This is one of those 'tough questions that no one else is asking' that Summit Ministries is willing to address. And I'm grateful. At the Summit student conference this summer, one line that kept coming up was "Death is not the ultimate evil." One of the four major questions we ponder for three months at Summit Semester is "What is a good death, and what good is death?"
We have Life because of the Good Death - the death of the Son of God on a cross. And we are given this Life when we too die. I am commanded to daily pick up my cross and follow Jesus, for I am crucified with Christ, and it is no longer I who lives, but Christ who lives in me.
We don't really understand this in the American Church today. I think there are a couple reasons why, and I'll address these in upcoming posts.
1. Our culture doesn't understand death.
2. The prosperity gospel completely skews what life, death, and success really are.
3. The American Church doesn't understand real discipleship.
4. While we need to discuss death, we are not called to cultivate a culture of death like Islam.
I don't have the references, but this definitely stuck out to me in class Monday night. In the 1800s, waves of missionaries went to Africa, even though they knew the terrible statistics. 90% of missionaries would be dead within two years of arriving in Africa. Rather than shipping their goods in trunks, they packed their belongings in their own coffins. And yet missionaries continued to come, and slowly the Gospel spread. Ralph Winter, founder of the US Center for World Missions, commented that he didn't think his generation had the guts to do that. And if his generation didn't, mine certainly doesn't.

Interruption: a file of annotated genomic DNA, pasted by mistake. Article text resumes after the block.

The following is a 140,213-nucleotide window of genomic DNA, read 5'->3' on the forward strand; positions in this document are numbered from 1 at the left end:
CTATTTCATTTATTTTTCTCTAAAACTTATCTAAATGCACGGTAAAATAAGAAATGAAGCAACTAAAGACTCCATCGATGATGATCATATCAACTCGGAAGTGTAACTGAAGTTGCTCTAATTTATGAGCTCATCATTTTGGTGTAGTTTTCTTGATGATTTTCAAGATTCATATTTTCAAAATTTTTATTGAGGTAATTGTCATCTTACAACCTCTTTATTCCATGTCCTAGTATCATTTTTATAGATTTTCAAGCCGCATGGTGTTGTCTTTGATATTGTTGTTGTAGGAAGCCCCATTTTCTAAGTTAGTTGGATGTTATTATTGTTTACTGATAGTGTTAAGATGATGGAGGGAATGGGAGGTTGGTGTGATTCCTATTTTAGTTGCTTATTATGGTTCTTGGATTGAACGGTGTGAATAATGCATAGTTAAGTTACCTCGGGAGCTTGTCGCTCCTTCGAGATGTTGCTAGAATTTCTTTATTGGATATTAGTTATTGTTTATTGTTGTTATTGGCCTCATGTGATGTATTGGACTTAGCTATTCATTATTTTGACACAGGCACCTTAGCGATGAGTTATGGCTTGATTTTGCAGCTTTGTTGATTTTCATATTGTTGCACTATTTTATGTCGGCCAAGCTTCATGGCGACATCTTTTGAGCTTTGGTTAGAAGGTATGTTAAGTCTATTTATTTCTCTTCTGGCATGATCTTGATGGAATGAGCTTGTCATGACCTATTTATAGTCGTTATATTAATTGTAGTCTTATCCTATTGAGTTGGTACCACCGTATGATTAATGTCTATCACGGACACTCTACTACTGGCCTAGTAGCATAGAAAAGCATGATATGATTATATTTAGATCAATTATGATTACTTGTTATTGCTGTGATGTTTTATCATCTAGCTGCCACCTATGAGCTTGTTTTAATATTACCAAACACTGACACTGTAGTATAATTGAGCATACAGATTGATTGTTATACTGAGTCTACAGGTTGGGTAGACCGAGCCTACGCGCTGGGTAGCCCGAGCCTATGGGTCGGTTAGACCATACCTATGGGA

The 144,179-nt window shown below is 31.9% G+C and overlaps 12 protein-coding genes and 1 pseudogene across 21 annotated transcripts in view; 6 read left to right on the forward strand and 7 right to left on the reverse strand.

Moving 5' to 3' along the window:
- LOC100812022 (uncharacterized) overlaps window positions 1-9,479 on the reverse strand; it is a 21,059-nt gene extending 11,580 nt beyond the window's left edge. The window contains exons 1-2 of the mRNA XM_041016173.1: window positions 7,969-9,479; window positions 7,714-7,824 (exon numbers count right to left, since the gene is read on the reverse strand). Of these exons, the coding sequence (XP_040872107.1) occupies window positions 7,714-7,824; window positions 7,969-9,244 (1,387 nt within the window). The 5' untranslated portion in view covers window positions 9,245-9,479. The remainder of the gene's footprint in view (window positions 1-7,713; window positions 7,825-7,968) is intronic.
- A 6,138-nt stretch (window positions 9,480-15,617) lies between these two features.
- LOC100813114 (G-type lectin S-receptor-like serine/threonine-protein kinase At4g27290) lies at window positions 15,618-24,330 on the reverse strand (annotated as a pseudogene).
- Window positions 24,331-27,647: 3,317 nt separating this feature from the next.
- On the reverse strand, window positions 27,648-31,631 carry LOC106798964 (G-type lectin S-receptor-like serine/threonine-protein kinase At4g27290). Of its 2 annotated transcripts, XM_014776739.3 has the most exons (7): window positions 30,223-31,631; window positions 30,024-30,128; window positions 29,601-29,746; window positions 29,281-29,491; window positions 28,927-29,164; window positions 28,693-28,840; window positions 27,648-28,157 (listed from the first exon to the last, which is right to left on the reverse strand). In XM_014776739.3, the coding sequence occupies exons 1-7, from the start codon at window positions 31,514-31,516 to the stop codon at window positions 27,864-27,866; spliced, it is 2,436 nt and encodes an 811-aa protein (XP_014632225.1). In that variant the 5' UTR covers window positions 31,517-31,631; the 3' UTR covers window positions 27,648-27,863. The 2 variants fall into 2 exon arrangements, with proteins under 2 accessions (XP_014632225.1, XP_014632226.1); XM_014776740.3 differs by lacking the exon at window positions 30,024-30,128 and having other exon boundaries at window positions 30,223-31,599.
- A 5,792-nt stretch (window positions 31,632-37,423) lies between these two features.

I'm not trying to be morbid or masochistic here, but this is not an issue that can simply be ignored. To quote Jim Elliot, martyred by the Auca/Huaorani tribe in Ecuador, "He is no fool who gives up what he cannot keep to gain that which he cannot lose."
Wednesday, September 15, 2010
21 Yet this I call to mind
and therefore I have hope:
22 Because of the LORD's great love we are not consumed,
for his compassions never fail.
23 They are new every morning;
great is your faithfulness.
24 I say to myself, "The LORD is my portion;
therefore I will wait for him."
25 The LORD is good to those whose hope is in him,
to the one who seeks him;
26 it is good to wait quietly
for the salvation of the LORD.
This passage comes in the middle of Lamentations, a book chronicling destruction like I can't even fathom. The dreams of a nation are dying with their city. And yet, God is good. God is faithful.
This passage makes my own doubt, fear, and questioning seem all the more insignificant. God will accomplish His purposes, even when all my expectations come crumbling to the ground, just as they did for Israel. God is faithful, and this is all that matters.
Tuesday, September 14, 2010
A couple of excerpts from "Telling the World Its Own Story" by Richard John Neuhaus:
The story of God's creating love; His preparing redemption for the world; His calling a chosen people and from this people raising up a Redeemer, the Messiah; His establishing an Apostolic community of faith, the Church, that would then reach out through all times and all places and all languages and cultures. This story bearing the promise of the telos — of the end — the destiny of the Cosmos itself and God's loving purposes for the world that He so loved that He gave His only begotten Son. This is the story of the world.
It is the story of everybody in the world. Our job is to alert people to their own story and to help them understand that everything that goes on in this world, all the dimensions of human activity — if they are rightfully ordered, if they are rightfully understood — are sacred, for they are all endowed with the presence of the God of creating and redeeming love who continues to be disposed to His creation, of which He once said, "Behold it is very good." So also He invites a return to that goodness and a fulfillment of that goodness in Jesus Christ.
We have to share God's love for the world. To have a Christian world view is to love the world.